Too long, didn’t read:
- Tools can include mental models, methods or software
- Get inspired by following people on social media, read blogs and attend conferences
- Learn new tools from resources such as presentations, blogs. books, tutorials and courses
- Create regular opportunities to practice using tools, so you can be comfortable using them and even teaching others
Tester? Quality Engineer? QA? There are many named roles in Software Testing, that can imply different work and scope, but often involve some of the same core skills.
What is your bag? People, Process, or Product? This is the question that has led Meg to have a Job role existential crisis!
In response I gleefully welcome Meg to my world, where I attempt to blend all of these things into my current role as a Quality Engineer.
Think about this a bit more, what did I mean and how can it be helpful for others?
Build your toolbox
As I have grown in software testing over my career, I like to think I’ve made progress becoming a better Tester. A large part of what that means to me, is that I have expanded my toolbox. I know more ways to solve problems, so not every problem looks like a nail and I reach for my hammer less and less.
What are tools?
In this context, as well as software tools such as Postman, I also mean thinking tools like MindMaps, and techniques like Exploratory Testing.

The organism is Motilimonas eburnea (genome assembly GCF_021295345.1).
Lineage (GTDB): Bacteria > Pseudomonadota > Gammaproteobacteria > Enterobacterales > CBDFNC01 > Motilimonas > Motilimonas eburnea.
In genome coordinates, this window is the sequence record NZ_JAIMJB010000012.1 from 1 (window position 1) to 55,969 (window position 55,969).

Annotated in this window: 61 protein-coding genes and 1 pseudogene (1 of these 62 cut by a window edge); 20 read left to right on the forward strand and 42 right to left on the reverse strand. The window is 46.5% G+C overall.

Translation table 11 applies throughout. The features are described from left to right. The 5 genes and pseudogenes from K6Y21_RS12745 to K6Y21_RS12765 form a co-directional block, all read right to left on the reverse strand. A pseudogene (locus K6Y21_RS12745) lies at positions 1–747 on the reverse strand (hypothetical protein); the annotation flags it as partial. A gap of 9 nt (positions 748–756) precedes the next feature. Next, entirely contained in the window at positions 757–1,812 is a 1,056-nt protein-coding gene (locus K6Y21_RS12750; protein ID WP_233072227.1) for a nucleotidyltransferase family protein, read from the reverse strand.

If you want a toolbox that covers People, Process and Product, you will need to collect a broad range of tools.
Learn from resources
The primary way to learn new things, is to start by consuming resources. You may already be familiar with learning from Books, Courses, Blogs and other resources.
Resources I’ve learned from include:
- [Book] Explore It! - Elisabeth Hendrickson
- [Course] Test Automation University
- [Blog] QA Hiccupps - James Thomas
- [Blog] A Tester’s Journey - Lisi Hocke
- [Newsletter] Software Testing Weekly
Learn by experimentation
Another excellent way of learning new tools, techniques and methods I’ve used is by finding opportunities to try things out.
By running short experiments, we can quickly find out if something is worth further effort to learn deeper. While I have tried out many tools and run many short experiments, I don’t have a useful example to share.
Sharpen your tools
Now you know a bunch of new things, you have new tools in your toolbox! This is a great start, because it expands your knowledge base and helps you choose more specific tools for the problems you encounter.
What I find, is that however much knowledge I consume, however much theory I ingest, I don’t feel comfortable using tools until I’ve spent a good amount of time being uncomfortable and practice using them.
Around the start of the year I had done some good learning Exploratory Testing form resources, but I was not comfortable using it regularly.
In order to sharpen my Exploratory Testing skills I setup regular sessions to practice, every week and on the software my team is working on. This worked better then I hoped, and I am now comfortable Exploring and working with others introduce them to the method.
In summary: Create regular opportunities to practice using tools.